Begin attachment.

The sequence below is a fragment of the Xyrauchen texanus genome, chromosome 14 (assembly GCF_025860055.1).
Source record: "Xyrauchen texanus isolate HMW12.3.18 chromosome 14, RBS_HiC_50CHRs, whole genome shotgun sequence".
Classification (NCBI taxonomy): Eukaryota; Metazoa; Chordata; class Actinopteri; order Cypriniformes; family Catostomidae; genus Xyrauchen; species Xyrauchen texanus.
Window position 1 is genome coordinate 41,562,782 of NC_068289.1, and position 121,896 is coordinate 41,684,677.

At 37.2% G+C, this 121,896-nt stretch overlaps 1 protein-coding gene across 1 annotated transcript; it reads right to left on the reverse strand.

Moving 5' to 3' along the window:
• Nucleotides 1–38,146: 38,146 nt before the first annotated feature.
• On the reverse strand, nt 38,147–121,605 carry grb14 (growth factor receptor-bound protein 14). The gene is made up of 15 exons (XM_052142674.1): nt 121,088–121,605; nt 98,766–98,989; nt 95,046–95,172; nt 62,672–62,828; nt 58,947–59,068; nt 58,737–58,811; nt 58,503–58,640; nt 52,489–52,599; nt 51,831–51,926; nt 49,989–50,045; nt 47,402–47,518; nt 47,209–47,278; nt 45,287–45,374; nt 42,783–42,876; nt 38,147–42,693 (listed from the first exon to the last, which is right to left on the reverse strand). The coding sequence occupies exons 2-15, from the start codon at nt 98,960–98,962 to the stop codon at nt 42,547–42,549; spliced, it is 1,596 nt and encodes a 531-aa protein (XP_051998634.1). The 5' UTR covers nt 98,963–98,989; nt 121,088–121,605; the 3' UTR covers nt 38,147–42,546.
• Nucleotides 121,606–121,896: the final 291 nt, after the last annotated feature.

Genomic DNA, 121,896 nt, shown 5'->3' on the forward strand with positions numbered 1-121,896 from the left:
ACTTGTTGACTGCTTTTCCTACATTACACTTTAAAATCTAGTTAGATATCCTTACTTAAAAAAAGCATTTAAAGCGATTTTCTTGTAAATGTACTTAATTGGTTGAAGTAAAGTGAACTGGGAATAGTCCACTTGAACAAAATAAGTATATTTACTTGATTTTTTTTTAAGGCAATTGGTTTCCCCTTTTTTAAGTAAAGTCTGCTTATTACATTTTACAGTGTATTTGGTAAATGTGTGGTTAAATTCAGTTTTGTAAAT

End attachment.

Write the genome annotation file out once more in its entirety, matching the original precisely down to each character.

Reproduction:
The sequence below is a fragment of the Xyrauchen texanus genome, chromosome 14 (assembly GCF_025860055.1).
Source record: "Xyrauchen texanus isolate HMW12.3.18 chromosome 14, RBS_HiC_50CHRs, whole genome shotgun sequence".
Classification (NCBI taxonomy): Eukaryota; Metazoa; Chordata; class Actinopteri; order Cypriniformes; family Catostomidae; genus Xyrauchen; species Xyrauchen texanus.
Window position 1 is genome coordinate 41,562,782 of NC_068289.1, and position 121,896 is coordinate 41,684,677.

At 37.2% G+C, this 121,896-nt stretch overlaps 1 protein-coding gene across 1 annotated transcript; it reads right to left on the reverse strand.

Moving 5' to 3' along the window:
• Nucleotides 1–38,146: 38,146 nt before the first annotated feature.
• On the reverse strand, nt 38,147–121,605 carry grb14 (growth factor receptor-bound protein 14). The gene is made up of 15 exons (XM_052142674.1): nt 121,088–121,605; nt 98,766–98,989; nt 95,046–95,172; nt 62,672–62,828; nt 58,947–59,068; nt 58,737–58,811; nt 58,503–58,640; nt 52,489–52,599; nt 51,831–51,926; nt 49,989–50,045; nt 47,402–47,518; nt 47,209–47,278; nt 45,287–45,374; nt 42,783–42,876; nt 38,147–42,693 (listed from the first exon to the last, which is right to left on the reverse strand). The coding sequence occupies exons 2-15, from the start codon at nt 98,960–98,962 to the stop codon at nt 42,547–42,549; spliced, it is 1,596 nt and encodes a 531-aa protein (XP_051998634.1). The 5' UTR covers nt 98,963–98,989; nt 121,088–121,605; the 3' UTR covers nt 38,147–42,546.
• Nucleotides 121,606–121,896: the final 291 nt, after the last annotated feature.

Genomic DNA, 121,896 nt, shown 5'->3' on the forward strand with positions numbered 1-121,896 from the left:
ACTTGTTGACTGCTTTTCCTACATTACACTTTAAAATCTAGTTAGATATCCTTACTTAAAAAAAGCATTTAAAGCGATTTTCTTGTAAATGTACTTAATTGGTTGAAGTAAAGTGAACTGGGAATAGTCCACTTGAACAAAATAAGTATATTTACTTGATTTTTTTTTAAGGCAATTGGTTTCCCCTTTTTTAAGTAAAGTCTGCTTATTACATTTTACAGTGTATTTGGTAAATGTGTGGTTAAATTCAGTTTTGTAAAT